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An Eye-Opening Date With the Guy Who Couldn't Handle His Tequila - Or Me

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ONLINE DATING
alamy

Being a Yorkshireman, and knowing what a pain in the arse they (i.e. I) can be, I tend to stay away from them as potential dates. The familiar accent and anecdotes about growing up in the north don't particularly interest me.

Why go all the way to China and have a cup of Tetley tea when there are so many other varieties available? Nevertheless, when I'm contacted by a fellow Yorkshireman, I'm sufficiently interested to meet him for a drink. What harm can it do to slip on a pair of comfy slippers after a series of dates wearing tight, pinched brogues?

His patter is fairly low-key. He seems keen but he doesn't overplay it - a very typical Yorkshire trait. In his photographs, he looks clean-cut, sensible and handsome, the kind of man I always tell myself I fancy and would be good for me. He seems solid, reliable, honest. A bit boring, I suppose. But bad boys are over-rated and everything looks to be in the right place so I agree to give it a go.

We meet in a non-descript pub in Soho. His choice. I arrive first and prop up the bar, wiling away the minutes on my iPhone. Every now and again, I survey the clientele. We're just on the cusp of gay in here, the odd tight T-shirt and, yes, that's a handlebar moustache, but other than that the crowd is mixed. I can't imagine why he's chosen to meet in such a dreary bar, but I'm sure he has his reasons. As I'm considering this, he is before me. He is taller than me, wearing a rugby-style shirt, jeans and shoes that only a mother could love - or would buy. He's handsome, smells clean and has dark hair. We shake hands, he tells me his monosyllabic name, and we order a drink. Let battle commence.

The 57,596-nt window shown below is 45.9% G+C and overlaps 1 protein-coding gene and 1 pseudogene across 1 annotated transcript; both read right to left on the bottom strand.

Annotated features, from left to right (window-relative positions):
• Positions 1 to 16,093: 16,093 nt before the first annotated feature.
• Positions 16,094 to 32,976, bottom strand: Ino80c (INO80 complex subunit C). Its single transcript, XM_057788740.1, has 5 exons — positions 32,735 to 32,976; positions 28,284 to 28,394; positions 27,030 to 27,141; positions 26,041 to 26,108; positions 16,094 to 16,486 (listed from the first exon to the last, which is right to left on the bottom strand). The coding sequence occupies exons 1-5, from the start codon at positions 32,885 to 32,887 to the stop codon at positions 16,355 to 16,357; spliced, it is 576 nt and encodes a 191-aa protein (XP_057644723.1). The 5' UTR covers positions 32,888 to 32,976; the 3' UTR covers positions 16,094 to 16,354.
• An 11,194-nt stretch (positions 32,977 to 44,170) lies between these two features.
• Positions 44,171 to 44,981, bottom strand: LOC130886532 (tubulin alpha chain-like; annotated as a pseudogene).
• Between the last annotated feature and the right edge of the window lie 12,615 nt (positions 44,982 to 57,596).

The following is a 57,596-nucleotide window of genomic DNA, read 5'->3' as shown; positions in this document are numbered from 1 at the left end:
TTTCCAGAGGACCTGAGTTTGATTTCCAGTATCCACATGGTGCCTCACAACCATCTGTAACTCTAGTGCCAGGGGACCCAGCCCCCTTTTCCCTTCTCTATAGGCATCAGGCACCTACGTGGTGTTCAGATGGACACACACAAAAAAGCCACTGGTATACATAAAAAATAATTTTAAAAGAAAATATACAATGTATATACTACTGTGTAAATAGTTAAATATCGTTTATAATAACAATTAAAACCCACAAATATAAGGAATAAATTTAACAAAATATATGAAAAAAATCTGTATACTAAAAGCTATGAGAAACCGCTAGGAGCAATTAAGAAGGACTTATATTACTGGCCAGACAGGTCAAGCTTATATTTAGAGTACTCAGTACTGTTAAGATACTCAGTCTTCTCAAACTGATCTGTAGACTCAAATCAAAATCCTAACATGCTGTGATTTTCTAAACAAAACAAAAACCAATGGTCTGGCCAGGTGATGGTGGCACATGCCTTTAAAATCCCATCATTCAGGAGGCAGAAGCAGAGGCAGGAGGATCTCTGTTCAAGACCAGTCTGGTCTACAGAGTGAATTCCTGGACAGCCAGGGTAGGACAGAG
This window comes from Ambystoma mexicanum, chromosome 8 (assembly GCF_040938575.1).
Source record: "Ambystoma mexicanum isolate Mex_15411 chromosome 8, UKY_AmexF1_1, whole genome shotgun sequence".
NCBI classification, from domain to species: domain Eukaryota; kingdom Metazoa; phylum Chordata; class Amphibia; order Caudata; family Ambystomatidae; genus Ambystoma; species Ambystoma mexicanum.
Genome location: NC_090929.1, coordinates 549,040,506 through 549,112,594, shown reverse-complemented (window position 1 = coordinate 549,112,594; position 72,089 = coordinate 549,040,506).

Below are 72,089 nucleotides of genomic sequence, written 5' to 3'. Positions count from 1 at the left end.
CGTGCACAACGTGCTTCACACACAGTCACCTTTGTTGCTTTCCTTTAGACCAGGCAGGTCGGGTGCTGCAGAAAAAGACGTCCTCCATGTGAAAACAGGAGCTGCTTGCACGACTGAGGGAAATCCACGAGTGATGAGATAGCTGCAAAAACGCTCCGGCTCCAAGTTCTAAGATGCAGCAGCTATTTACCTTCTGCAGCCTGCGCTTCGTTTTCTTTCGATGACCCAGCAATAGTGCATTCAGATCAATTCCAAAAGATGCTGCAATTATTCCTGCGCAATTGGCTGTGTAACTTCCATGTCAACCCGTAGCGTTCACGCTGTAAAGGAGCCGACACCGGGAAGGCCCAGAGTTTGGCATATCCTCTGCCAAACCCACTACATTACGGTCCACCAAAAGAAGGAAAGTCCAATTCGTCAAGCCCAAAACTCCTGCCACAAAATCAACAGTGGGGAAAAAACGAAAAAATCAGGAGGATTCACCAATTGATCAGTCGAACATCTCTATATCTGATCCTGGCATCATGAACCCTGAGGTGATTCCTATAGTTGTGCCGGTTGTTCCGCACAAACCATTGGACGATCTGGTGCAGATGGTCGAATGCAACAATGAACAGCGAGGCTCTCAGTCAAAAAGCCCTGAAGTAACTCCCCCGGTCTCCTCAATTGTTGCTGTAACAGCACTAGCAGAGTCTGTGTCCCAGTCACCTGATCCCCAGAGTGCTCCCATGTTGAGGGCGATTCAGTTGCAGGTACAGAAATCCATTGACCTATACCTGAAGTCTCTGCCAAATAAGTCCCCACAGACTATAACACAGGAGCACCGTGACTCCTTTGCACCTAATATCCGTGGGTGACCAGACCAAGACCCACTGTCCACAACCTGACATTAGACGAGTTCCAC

He is from a large city not far from my hometown and his accent carries that recognisable twang. His job is something I don't quite understand in the government. He's quite funny, if a little gauche, and has a nice smile and, crucially, acceptable teeth. The evening is pleasant enough but I can't help but feel it needs a kick up the arse. So I order some shots of tequila. My date is unsure; he has to be up "quite early" in the morning and says he's a bit of a lightweight when it comes to alcohol. Excellent. I assure him that I too have an early start - a downright lie - and that we'll only have a couple, to keep the cold out.

Three drinks later and my date has relaxed somewhat. He is subtly fiddling with my leg under the table and suggesting we move on somewhere "more gay". I smile to myself as I know exactly what that means, but play dumb and with as much innocence as I can muster, allow myself to be taken to a gay bar round the corner.